Peace feels further than ever, six months into Israel’s deadly war with Hamas in Gaza

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The staggering suffering, death and destruction of six months of war since Hamas’s October 7 attack has widened the gulf between Israelis and Palestinians, leaving both feeling that the prospect of peace is ever more elusive.

Israeli farmer Yarden Zemach, 38, said he felt safe when picking avocados with Palestinians on October 5 -- just two days before the attack.

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But ever since the violence that claimed his brother’s life in the devastated Beeri kibbutz some four kilometers (2.5 miles) from the Gaza border fence, he views Gazans as a threat.

“Maybe in many years peace will be possible, but not right now,” he said next to burned-out homes.

Israeli shelling of Gaza thundered nearby.

The bloodiest-ever Gaza war erupted with Hamas’s October 7 attack, which resulted in the deaths of about 1,170 Israelis and foreigners, mostly civilians, according to an AFP tally based on Israeli official figures.

Israel’s retaliatory campaign has killed over 33,000 people, mostly women and children, according to the health ministry in Gaza.

“(Our suffering) only increased after October 7, after 33,000 martyrs and after the destruction and siege,” said 27-year-old Palestinian Fidaa Musabih, whose north Gaza home was destroyed by an air strike.

She now shares a house with 27 relatives in southern Gaza’s Rafah, where she lives in fear of Israel’s planned offensive into an area packed with 1.5 million people, most of them displaced.

“How can I hope for peace to come? There’s nothing more for us to lose,” said Musabih.

‘A terrifying question’

No major Israeli-Palestinian peace talks have been held for years. Which means any future negotiations would be in the shadow of this unprecedented bloodshed -- with each side questioning the other’s humanity.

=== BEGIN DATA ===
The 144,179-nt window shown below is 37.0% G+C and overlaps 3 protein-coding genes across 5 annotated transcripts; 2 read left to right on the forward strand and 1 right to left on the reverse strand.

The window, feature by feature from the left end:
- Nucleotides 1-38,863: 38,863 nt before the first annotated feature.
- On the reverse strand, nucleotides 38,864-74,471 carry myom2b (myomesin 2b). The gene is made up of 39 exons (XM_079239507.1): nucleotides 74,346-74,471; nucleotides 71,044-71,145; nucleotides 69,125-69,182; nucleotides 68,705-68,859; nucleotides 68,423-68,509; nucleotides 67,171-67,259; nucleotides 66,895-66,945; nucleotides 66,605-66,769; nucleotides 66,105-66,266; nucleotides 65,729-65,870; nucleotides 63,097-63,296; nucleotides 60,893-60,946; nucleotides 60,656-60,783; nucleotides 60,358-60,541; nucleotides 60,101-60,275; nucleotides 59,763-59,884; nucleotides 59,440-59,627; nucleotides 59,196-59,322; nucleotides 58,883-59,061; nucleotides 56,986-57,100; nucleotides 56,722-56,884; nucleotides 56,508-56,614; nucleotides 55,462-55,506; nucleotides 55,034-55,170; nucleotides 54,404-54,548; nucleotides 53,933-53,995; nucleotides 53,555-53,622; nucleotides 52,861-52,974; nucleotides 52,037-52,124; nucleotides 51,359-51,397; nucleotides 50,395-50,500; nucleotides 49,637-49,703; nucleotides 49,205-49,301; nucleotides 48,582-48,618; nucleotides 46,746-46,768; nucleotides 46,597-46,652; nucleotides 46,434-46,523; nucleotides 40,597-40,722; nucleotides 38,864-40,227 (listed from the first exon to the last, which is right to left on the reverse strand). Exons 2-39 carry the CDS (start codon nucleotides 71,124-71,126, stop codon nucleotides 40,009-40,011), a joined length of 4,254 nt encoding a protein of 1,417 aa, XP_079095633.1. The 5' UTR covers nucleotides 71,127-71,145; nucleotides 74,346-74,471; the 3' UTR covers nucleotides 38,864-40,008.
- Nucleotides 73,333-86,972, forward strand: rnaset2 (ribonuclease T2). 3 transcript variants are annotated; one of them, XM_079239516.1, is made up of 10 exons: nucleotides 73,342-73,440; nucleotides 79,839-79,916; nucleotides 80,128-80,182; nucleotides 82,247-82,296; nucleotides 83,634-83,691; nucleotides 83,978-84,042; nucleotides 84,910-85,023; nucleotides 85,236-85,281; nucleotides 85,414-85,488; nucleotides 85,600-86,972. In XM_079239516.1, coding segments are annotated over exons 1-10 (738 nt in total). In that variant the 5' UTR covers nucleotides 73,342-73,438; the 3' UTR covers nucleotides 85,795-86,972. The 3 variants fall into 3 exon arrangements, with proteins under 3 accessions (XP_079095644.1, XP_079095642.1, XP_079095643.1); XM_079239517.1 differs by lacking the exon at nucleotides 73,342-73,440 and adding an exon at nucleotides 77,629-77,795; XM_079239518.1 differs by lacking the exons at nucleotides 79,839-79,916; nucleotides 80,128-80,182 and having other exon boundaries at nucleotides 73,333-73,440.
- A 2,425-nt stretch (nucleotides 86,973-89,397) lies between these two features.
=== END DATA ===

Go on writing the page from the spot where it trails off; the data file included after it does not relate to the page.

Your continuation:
Graphic video clips and survivors’ accounts depict the extreme violence of the October 7 attack on Israel.

Of the more than 250 hostages taken, 130 remain in Gaza, including 34 who the army says are dead.

In Gaza, dozens are killed per day on average, according to the territory’s health ministry, in the constant bombardment that has flattened swathes of the territory.

The United Nations has warned that its 2.4 million people are on the brink of famine.

Both sides are trying “to portray everything happening in terms of the other side being unfit to be a partner,” said Khalil Shikaki from the Palestinian Centre for Policy and Survey Research (PCPSR).

Israelis and Palestinians have been asking themselves if the other side “are really human beings. It’s a terrifying question to ask,” said Denis Charbit, a political scientist at Israel’s Open University.

Though the war is being fought in Gaza, violence in the West Bank involving Israeli forces, settlers and armed Palestinian militants -- already rising before the war -- has spiked to levels unseen in two decades.

Palestinian Tarek Ali, who works near Ramallah, said the tension and violence, already bad before the attack, have gotten worse.

“This shows the depth of hatred between us and them, and therefore further removes the possibility of peace,” the 47-year-old said.

‘Walls not high enough’

An early March poll from the Tel Aviv-based Institute for National Security Studies (INSS) put Jewish Israeli support for the “two-state solution” at an “unprecedented” low of 35 percent.

That figure marks a sharp drop from support of roughly 49 percent in 2022 for establishing an independent Palestinian state.

However, Gazans’ backing for the two-state solution has surged, according to a PCPSR survey -- from 35 percent in December to 62 percent in March.

“The option for peace at the popular level remains today, as it did in the past, and it will probably be even more so once the war is behind us,” said Shikaki, the PCPSR researcher.

Charbit, the political scientist, said the scale of the war and the international community’s concern have provided a new opening for the sides to make peace.

“There is a very small chance, but a chance nonetheless,” he added.

Israeli Hila Fenlon, whose Netiv Haasara community nearly touches the northern border with Gaza, said she feels peace will one day be possible.

But in her community, which was hit hard in the opening moments of the attack, it also feels far off.

“In the past, I believed that peace would mean that these walls will have to go,” she said standing at towering concrete barriers between Gaza and Netiv Haasara.

“On October 7th, they proved to us that maybe these walls are not high enough,” she added.

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